“It looks like a slow, sensuous flash of lightning,” David said, and it did, snaking and shifting in the moving water, zig-zagging into a smaller and smaller line of light until it was just a random flash here and there at the water’s edge.

This has been a brief and welcome retreat.  It was an initial treat when David and I first came out to this island camp for three days in July of 2008.  We’d only known each other four months, and those three days were magical.  We were away from all the complications surrounding our emerging relationship, like orange traffic cones we had to navigate — the need for discretion among David’s family and friends, my family and friends’ thoughtful wariness, the difficulty of finding time to be together in the face of the usual work and family demands on time.  Here on Bear Island we were alone, on the water, letting what was happening between us unfold and sweep along with the constant shift of the lake.  We talked and wrote and read poetry.  David made a pastel painting that is still tacked to one of the cabin’s walls.

We haven’t been back in the over two years since, and we were barely able to squeeze this visit in among our fall commitments, but we did it.  Yesterday morning we packed the car, stopping to admire the morning glories climbing their string through the blossoms of hydrangea as we carried gear and kayaks from the barn.  Driving north, we talked about the rise and fall of intellectual and artistic communities, the human need to connect and stretch individual thinking and creation by reaching beyond ourselves.  And we talked, as we always do, about the need to retreat, to have unconnected time to create.  Kayaking out to the camp was a bit tricky, with loaded boats and a hard wind, but once we rounded the north end of the island we had the wind at our backs and reached the sandy beach in front of the cabin easily.

Now we’re having our usual coffee on the deck, but we have a field of lake in front of us, instead of pasture or yard.  The sun is drawing shifting paths of sparkle as it moves across the cloudy sky and lights on the undulating surface of the water.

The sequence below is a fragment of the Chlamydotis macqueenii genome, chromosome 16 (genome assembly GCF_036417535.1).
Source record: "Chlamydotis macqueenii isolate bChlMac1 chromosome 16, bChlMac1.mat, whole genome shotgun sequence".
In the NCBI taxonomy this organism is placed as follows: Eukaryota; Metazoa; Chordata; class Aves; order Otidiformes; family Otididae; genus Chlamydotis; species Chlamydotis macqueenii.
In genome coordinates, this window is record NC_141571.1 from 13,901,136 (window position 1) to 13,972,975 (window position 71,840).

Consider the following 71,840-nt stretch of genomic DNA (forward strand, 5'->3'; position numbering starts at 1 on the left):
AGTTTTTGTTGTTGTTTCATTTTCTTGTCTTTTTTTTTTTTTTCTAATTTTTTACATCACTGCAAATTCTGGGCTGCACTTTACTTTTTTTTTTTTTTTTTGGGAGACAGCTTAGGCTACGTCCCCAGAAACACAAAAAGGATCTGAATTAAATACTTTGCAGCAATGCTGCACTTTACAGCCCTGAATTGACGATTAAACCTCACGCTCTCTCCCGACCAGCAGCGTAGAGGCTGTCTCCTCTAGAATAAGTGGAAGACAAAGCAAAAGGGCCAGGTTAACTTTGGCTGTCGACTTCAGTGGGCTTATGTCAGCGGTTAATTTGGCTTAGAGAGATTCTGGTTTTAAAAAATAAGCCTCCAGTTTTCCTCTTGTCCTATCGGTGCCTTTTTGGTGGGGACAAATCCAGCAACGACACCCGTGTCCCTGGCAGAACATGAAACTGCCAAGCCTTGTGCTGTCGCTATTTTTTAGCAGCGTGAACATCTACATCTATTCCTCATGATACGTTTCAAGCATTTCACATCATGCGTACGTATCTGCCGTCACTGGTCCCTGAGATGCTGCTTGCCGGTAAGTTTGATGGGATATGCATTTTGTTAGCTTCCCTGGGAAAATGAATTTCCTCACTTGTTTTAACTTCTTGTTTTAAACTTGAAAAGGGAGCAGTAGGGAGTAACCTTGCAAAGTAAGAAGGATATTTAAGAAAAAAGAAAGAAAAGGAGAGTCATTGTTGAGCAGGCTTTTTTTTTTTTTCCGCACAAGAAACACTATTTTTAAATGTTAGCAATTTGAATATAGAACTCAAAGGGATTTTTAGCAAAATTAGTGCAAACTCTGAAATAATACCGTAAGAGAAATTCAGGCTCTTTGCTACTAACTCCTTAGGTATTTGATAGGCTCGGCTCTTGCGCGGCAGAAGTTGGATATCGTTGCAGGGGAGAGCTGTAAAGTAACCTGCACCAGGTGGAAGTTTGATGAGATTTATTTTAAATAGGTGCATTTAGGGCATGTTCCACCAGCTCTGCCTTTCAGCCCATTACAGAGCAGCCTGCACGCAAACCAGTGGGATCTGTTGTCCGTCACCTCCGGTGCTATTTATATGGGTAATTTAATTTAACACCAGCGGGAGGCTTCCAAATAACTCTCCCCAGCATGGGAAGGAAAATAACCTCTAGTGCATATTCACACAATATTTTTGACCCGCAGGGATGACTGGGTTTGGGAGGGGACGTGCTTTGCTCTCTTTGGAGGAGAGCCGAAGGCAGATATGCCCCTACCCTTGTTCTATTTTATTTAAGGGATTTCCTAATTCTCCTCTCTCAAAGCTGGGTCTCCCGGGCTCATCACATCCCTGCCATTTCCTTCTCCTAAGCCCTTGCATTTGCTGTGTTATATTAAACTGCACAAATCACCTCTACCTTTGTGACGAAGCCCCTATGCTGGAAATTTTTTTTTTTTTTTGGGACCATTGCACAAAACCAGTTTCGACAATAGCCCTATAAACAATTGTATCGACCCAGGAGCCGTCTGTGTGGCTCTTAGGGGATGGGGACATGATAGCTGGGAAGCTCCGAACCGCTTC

The wind is picking up again, this time from the south.  It’s time to pack up and kayak back to the car, drive home and, for me, get ready to leave.  I’ll be in Chicago tonight, but I’ll have this window of waterfront time to take with me.  Retreat.


David and I got up this morning, a week into our two week vacation, sat on the deck drinking cappuccino, moved to the porch to get out of the sun, too hot even though it was a cool morning, and talked about what we would each do today.   David was planning to continue sorting through paperwork in his studio, then work on the barn, either doing more organizing of the detritus of our blended lives, or painting in the summer studio he’s creating in the cleared out space.  I was going to bike and swim (tri prep), water the garden, and write.  We both would grocery shop, then cook for the dinner party with old friends.

“Let’s forget all that and go to the coast and kayak,” David said.

“We can get fish for dinner at Seaport,” I said, the fish market Eric and I shopped at for dinner parties.  “They have incredibly delicious smoked salmon that they smoke themselves.”

An hour later we were on the road, two hours later we were in Little Harbor, paddling towards the mouth against the tide.  I was riding on a sea of green — the green of the water above the sand and rocks, just feet below as the water swirled in to fill the harbor and creeks and marshes.  The line of marsh grass and low, scrubby trees lining the edges of the water was reflecting a deeper green onto the sea green.  The sky was as much cloud as blue and I thought about my blue kitchen, how I want it to be green.  I thought about how I wasn’t thinking about anything.  The boat was alive under me, twitching with the water pulling in with the tide, rumpled by wind, and my own strokes of direction.

Now it’s bedtime, the dinner party over, the smoked salmon raved about and devoured, the dishes done.  The green is in me and I feel full.